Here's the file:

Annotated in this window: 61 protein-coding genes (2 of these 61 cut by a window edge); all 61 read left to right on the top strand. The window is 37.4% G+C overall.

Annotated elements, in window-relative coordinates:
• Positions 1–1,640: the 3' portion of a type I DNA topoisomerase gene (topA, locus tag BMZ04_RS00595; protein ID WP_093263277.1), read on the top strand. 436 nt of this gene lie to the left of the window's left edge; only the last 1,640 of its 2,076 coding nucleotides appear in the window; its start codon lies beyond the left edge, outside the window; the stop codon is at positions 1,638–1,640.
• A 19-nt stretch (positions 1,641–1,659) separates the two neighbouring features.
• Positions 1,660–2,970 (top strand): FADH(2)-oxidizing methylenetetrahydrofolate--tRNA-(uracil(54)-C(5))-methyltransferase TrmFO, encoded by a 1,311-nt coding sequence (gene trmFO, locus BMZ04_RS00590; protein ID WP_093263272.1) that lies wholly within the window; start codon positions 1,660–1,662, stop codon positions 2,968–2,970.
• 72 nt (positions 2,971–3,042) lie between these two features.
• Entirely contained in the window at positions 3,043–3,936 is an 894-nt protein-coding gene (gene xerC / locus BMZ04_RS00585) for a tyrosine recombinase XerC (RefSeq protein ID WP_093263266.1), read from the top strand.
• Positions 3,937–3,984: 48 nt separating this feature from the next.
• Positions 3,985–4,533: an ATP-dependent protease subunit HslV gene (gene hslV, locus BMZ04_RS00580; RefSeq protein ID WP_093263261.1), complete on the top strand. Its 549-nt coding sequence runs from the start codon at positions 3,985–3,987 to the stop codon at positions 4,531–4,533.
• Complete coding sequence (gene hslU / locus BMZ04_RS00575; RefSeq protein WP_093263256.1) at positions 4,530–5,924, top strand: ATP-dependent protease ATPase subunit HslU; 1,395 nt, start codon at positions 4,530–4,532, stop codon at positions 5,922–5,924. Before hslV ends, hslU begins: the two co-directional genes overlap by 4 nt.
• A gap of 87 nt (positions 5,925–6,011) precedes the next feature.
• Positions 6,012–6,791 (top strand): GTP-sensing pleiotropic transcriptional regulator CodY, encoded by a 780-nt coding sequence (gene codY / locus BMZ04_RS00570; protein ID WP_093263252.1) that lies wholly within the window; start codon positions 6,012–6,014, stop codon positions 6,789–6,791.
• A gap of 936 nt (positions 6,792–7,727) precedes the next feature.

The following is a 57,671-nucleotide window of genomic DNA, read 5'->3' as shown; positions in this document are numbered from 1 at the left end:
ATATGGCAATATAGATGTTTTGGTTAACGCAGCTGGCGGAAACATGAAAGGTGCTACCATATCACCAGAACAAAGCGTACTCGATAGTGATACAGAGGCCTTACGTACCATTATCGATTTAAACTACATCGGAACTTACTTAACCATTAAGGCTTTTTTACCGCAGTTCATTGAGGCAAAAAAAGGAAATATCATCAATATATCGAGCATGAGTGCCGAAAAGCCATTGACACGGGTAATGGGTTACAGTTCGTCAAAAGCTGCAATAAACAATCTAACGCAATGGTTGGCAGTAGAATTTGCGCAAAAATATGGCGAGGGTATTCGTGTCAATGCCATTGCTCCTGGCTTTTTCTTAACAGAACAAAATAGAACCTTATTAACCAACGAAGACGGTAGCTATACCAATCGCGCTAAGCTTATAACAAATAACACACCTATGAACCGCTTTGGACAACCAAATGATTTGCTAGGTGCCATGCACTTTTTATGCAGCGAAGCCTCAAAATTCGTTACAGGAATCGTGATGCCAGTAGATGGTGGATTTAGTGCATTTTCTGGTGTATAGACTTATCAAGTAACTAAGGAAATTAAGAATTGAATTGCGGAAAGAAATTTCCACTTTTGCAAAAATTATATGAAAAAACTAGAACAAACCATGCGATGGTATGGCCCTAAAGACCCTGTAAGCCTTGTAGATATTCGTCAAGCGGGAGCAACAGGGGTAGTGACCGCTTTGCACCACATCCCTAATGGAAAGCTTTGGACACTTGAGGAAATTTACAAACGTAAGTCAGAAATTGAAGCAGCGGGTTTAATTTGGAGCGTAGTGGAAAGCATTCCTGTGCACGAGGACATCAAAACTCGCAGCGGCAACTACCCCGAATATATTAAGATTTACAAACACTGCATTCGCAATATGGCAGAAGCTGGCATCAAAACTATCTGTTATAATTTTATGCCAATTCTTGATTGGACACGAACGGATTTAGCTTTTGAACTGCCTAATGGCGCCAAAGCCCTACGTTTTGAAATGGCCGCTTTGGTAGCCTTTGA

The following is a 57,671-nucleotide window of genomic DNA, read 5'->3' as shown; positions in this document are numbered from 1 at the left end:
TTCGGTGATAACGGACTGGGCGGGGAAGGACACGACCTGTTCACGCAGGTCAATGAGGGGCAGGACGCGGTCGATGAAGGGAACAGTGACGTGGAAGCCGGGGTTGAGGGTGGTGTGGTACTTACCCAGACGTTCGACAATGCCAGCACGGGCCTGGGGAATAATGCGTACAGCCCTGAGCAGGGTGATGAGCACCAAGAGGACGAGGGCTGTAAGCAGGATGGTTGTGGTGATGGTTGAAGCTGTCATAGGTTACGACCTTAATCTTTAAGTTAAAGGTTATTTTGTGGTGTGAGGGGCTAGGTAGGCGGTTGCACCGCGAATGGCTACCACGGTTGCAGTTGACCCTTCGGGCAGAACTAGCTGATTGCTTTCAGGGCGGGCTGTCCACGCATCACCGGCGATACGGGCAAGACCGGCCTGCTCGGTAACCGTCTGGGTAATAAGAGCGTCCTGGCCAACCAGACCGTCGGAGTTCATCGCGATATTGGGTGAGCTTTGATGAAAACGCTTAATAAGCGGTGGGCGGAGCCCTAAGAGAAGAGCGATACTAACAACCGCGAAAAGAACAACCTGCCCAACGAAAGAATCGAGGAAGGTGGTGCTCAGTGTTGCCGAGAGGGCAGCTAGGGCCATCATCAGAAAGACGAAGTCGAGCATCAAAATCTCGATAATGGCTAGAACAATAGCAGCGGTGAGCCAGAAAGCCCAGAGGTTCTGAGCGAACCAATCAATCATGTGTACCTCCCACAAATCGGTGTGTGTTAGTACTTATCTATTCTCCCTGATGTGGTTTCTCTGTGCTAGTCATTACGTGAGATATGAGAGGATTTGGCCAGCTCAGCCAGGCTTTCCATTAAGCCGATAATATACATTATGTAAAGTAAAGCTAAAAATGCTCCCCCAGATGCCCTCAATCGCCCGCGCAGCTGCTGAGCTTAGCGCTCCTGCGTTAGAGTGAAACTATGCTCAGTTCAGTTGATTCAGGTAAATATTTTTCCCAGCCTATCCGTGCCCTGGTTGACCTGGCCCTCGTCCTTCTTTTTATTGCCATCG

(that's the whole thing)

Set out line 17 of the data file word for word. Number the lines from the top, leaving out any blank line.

TTCGGTGATAACGGACTGGGCGGGGAAGGACACGACCTGTTCACGCAGGTCAATGAGGGGCAGGACGCGGTCGATGAAGGGAACAGTGACGTGGAAGCCGGGGTTGAGGGTGGTGTGGTACTTACCCAGACGTTCGACAATGCCAGCACGGGCCTGGGGAATAATGCGTACAGCCCTGAGCAGGGTGATGAGCACCAAGAGGACGAGGGCTGTAAGCAGGATGGTTGTGGTGATGGTTGAAGCTGTCATAGGTTACGACCTTAATCTTTAAGTTAAAGGTTATTTTGTGGTGTGAGGGGCTAGGTAGGCGGTTGCACCGCGAATGGCTACCACGGTTGCAGTTGACCCTTCGGGCAGAACTAGCTGATTGCTTTCAGGGCGGGCTGTCCACGCATCACCGGCGATACGGGCAAGACCGGCCTGCTCGGTAACCGTCTGGGTAATAAGAGCGTCCTGGCCAACCAGACCGTCGGAGTTCATCGCGATATTGGGTGAGCTTTGATGAAAACGCTTAATAAGCGGTGGGCGGAGCCCTAAGAGAAGAGCGATACTAACAACCGCGAAAAGAACAACCTGCCCAACGAAAGAATCGAGGAAGGTGGTGCTCAGTGTTGCCGAGAGGGCAGCTAGGGCCATCATCAGAAAGACGAAGTCGAGCATCAAAATCTCGATAATGGCTAGAACAATAGCAGCGGTGAGCCAGAAAGCCCAGAGGTTCTGAGCGAACCAATCAATCATGTGTACCTCCCACAAATCGGTGTGTGTTAGTACTTATCTATTCTCCCTGATGTGGTTTCTCTGTGCTAGTCATTACGTGAGATATGAGAGGATTTGGCCAGCTCAGCCAGGCTTTCCATTAAGCCGATAATATACATTATGTAAAGTAAAGCTAAAAATGCTCCCCCAGATGCCCTCAATCGCCCGCGCAGCTGCTGAGCTTAGCGCTCCTGCGTTAGAGTGAAACTATGCTCAGTTCAGTTGATTCAGGTAAATATTTTTCCCAGCCTATCCGTGCCCTGGTTGACCTGGCCCTCGTCCTTCTTTTTATTGCCATCG